"And it was not very long before Ted was raising his hand and answering questions, like he had been there from not only the beginning of the class but the beginning of the school year," said Daniels. "At the time I probably wouldn't have used this word, but now I will say it was intimidating."
A newcomer who refuses to hold back. That's how Cruz has marked his first couple years in the Senate, too. And it's a style that's won him legions of fans in his home state.
"I think he's very passionate about things that most Texans believe, or else he wouldn't be as popular as he is," said Wally Wilkerson, the longest-serving local GOP chairman in Texas. Wilkerson's been chair in Montgomery County — just north of Houston — since 1964.
"If you might have any disagreement with Ted Cruz, it might be over his passion or his actions or whatever, but not what his beliefs are," Wilkerson said.
Cruz might not be the stereotypical Texan — he's more Ivy League than cowboy, more fighter than horse-trader — but he seems to get Texas. Consider this: After infuriating many of his Senate colleagues, who blamed him for the government shutdown in 2013, Cruz was the highest rated politician in all of Texas.
But Wilkerson says there's one thing that might be an unexpected weakness for a Latino from Texas.
"As a Hispanic, by nature and by birth, you would think the Hispanics would be attracted by that," said Wilkerson. "But I think there's something there that hadn't clicked. And I think that could be a problem for him."
It's a tension that feels especially pronounced in Cruz's hometown of Houston, which is more than 40 percent Hispanic.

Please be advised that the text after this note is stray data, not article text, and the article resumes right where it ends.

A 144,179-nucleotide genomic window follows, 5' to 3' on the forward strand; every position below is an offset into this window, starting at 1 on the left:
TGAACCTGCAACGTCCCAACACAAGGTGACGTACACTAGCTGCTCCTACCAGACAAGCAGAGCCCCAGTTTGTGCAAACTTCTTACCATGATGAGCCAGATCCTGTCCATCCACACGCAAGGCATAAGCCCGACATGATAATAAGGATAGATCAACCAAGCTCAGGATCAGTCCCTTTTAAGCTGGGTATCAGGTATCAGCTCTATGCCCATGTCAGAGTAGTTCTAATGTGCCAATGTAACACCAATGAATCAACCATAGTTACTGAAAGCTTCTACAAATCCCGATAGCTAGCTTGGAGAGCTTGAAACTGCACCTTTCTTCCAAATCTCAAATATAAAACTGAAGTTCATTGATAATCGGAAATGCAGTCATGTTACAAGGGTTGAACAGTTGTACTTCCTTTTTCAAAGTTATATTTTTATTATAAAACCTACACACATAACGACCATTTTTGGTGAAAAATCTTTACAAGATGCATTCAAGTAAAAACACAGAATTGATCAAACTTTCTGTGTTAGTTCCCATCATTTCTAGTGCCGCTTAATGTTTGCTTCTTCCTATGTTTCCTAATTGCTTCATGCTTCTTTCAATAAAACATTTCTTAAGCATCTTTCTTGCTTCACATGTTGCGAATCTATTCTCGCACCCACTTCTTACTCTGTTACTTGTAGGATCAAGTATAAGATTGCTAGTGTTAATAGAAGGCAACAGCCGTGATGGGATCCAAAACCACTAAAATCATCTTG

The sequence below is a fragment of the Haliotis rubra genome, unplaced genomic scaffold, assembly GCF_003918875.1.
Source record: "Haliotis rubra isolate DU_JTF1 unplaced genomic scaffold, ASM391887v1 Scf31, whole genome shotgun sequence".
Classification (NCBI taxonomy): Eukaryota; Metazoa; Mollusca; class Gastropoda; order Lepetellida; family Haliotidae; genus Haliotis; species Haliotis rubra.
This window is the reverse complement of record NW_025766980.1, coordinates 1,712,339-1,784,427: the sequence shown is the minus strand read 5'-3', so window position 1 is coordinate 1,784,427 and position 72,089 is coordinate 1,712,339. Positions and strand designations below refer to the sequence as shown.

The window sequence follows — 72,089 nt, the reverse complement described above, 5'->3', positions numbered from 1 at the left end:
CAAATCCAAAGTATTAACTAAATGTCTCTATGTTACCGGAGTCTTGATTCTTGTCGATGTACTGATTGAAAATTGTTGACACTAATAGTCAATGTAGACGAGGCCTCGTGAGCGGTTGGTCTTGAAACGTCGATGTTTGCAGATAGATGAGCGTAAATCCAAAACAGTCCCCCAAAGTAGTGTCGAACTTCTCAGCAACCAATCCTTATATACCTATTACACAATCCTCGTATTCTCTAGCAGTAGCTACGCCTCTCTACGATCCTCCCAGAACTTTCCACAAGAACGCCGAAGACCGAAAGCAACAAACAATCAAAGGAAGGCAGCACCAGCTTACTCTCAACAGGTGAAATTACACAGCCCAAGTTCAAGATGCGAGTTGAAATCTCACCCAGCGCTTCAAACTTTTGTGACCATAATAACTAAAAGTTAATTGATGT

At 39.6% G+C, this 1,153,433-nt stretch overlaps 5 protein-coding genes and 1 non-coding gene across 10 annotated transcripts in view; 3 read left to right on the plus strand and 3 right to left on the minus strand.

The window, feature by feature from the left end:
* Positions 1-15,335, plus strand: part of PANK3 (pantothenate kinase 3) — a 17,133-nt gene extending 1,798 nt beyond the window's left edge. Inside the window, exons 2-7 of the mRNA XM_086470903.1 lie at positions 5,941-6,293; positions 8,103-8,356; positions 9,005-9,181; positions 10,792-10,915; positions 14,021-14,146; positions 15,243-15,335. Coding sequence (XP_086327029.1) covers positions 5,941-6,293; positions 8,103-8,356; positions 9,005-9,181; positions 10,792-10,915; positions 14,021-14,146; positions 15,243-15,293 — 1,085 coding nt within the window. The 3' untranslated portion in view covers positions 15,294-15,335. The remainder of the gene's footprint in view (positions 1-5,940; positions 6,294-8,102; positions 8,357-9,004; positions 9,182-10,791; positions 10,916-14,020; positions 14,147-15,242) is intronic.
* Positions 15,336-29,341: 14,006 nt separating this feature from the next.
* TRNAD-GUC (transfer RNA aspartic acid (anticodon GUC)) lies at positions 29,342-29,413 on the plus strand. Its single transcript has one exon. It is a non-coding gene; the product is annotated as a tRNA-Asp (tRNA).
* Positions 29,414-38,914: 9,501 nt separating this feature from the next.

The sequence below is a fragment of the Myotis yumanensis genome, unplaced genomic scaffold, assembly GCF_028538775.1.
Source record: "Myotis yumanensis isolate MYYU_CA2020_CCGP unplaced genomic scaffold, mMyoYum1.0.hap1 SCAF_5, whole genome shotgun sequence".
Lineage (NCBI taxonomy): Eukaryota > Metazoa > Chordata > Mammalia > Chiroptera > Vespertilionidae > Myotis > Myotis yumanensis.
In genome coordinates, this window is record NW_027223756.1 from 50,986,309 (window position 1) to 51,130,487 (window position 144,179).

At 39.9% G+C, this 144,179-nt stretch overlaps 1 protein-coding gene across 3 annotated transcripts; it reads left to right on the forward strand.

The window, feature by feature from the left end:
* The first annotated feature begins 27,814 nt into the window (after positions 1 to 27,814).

Houston is no longer the city of oil rig workers. This massive, sprawling metropolis is now home to one of the most racially diverse populations in the country. Drive just 10 minutes outside Cruz's old high school, and you'll find streets lined with Indian clothing shops, Middle Eastern food stores and Guatemalan eateries.
The sheltered pocket where Cruz grew up bumps right up against the city of immigrants Houston has become. And many in these parts struggle to call Cruz their hometown hero — especially in a Latino neighborhood called Aldine. Near the airport, it's one of the poorest communities in Houston.
"He's just so — I don't know how you say this in English — humilde. He's not a humble person to want to help people who actually need help," said Nancy Yanes. She says her parents came to the U.S. illegally from El Salvador 30 years ago, and she doesn't like that Cruz opposes a path to citizenship for people like her parents.
"You might be from Houston, but it doesn't really seem like you care about the people in Texas, in Houston," Yanes said.
But Cruz's friends say he's not someone who was ever running for mayor of Houston. And Cruz has stuck to the same conservative principles he used to recite as a teenager.
"I don't think you'll find a single person who knew him in high school who is at all surprised where he is now," Daniels said. "He had direction. I mean, you knew Ted had a plan."
And that plan always seemed bigger than home. The kid who was never afraid to raise his hand in class — who never avoided the stage even if he had to play the bad guy — would naturally go for the biggest brass ring: the White House.